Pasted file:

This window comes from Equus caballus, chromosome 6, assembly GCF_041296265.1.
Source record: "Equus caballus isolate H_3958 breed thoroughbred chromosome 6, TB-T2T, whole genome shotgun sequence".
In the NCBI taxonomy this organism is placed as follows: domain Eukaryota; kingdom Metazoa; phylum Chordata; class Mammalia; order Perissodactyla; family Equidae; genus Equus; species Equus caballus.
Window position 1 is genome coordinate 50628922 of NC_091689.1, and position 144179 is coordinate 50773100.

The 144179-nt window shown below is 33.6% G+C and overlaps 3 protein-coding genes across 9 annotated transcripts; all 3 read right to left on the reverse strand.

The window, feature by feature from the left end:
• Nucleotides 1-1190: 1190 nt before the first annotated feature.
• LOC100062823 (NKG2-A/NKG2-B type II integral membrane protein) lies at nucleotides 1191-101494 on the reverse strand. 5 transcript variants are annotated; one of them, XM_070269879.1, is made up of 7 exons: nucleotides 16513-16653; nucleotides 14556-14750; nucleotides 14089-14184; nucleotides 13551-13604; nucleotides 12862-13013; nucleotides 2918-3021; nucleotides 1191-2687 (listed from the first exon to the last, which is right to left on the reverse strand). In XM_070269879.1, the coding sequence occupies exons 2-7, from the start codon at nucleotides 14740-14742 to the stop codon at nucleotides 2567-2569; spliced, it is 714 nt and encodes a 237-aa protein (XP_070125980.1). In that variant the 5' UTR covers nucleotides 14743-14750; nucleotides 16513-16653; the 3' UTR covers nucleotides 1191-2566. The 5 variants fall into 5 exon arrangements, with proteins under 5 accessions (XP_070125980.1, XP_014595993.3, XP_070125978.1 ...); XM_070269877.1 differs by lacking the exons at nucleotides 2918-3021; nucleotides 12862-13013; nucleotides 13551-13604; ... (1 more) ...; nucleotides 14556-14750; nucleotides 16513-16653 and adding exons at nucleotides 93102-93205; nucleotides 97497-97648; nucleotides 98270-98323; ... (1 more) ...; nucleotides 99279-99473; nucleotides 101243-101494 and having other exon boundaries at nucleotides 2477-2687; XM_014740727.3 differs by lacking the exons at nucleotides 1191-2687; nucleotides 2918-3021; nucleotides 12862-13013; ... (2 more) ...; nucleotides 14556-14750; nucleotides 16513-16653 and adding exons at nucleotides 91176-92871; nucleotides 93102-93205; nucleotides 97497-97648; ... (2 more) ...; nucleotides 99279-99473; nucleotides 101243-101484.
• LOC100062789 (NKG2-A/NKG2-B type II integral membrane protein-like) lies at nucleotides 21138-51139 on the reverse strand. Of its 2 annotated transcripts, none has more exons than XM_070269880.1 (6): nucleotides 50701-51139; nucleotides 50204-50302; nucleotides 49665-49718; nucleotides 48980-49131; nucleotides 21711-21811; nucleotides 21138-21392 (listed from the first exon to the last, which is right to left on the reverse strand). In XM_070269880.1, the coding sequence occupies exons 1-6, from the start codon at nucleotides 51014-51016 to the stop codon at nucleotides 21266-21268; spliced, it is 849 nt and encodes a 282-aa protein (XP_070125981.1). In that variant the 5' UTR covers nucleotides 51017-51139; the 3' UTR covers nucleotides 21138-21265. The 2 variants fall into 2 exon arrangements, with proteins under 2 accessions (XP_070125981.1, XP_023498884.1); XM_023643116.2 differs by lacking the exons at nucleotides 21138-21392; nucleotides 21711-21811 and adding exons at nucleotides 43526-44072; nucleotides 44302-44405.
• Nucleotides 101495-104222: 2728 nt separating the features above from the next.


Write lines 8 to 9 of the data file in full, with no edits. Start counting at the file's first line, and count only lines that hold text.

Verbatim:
• LOC100062823 (NKG2-A/NKG2-B type II integral membrane protein) lies at nucleotides 1191-101494 on the reverse strand. 5 transcript variants are annotated; one of them, XM_070269879.1, is made up of 7 exons: nucleotides 16513-16653; nucleotides 14556-14750; nucleotides 14089-14184; nucleotides 13551-13604; nucleotides 12862-13013; nucleotides 2918-3021; nucleotides 1191-2687 (listed from the first exon to the last, which is right to left on the reverse strand). In XM_070269879.1, the coding sequence occupies exons 2-7, from the start codon at nucleotides 14740-14742 to the stop codon at nucleotides 2567-2569; spliced, it is 714 nt and encodes a 237-aa protein (XP_070125980.1). In that variant the 5' UTR covers nucleotides 14743-14750; nucleotides 16513-16653; the 3' UTR covers nucleotides 1191-2566. The 5 variants fall into 5 exon arrangements, with proteins under 5 accessions (XP_070125980.1, XP_014595993.3, XP_070125978.1 ...); XM_070269877.1 differs by lacking the exons at nucleotides 2918-3021; nucleotides 12862-13013; nucleotides 13551-13604; ... (1 more) ...; nucleotides 14556-14750; nucleotides 16513-16653 and adding exons at nucleotides 93102-93205; nucleotides 97497-97648; nucleotides 98270-98323; ... (1 more) ...; nucleotides 99279-99473; nucleotides 101243-101494 and having other exon boundaries at nucleotides 2477-2687; XM_014740727.3 differs by lacking the exons at nucleotides 1191-2687; nucleotides 2918-3021; nucleotides 12862-13013; ... (2 more) ...; nucleotides 14556-14750; nucleotides 16513-16653 and adding exons at nucleotides 91176-92871; nucleotides 93102-93205; nucleotides 97497-97648; ... (2 more) ...; nucleotides 99279-99473; nucleotides 101243-101484.
• LOC100062789 (NKG2-A/NKG2-B type II integral membrane protein-like) lies at nucleotides 21138-51139 on the reverse strand. Of its 2 annotated transcripts, none has more exons than XM_070269880.1 (6): nucleotides 50701-51139; nucleotides 50204-50302; nucleotides 49665-49718; nucleotides 48980-49131; nucleotides 21711-21811; nucleotides 21138-21392 (listed from the first exon to the last, which is right to left on the reverse strand). In XM_070269880.1, the coding sequence occupies exons 1-6, from the start codon at nucleotides 51014-51016 to the stop codon at nucleotides 21266-21268; spliced, it is 849 nt and encodes a 282-aa protein (XP_070125981.1). In that variant the 5' UTR covers nucleotides 51017-51139; the 3' UTR covers nucleotides 21138-21265. The 2 variants fall into 2 exon arrangements, with proteins under 2 accessions (XP_070125981.1, XP_023498884.1); XM_023643116.2 differs by lacking the exons at nucleotides 21138-21392; nucleotides 21711-21811 and adding exons at nucleotides 43526-44072; nucleotides 44302-44405.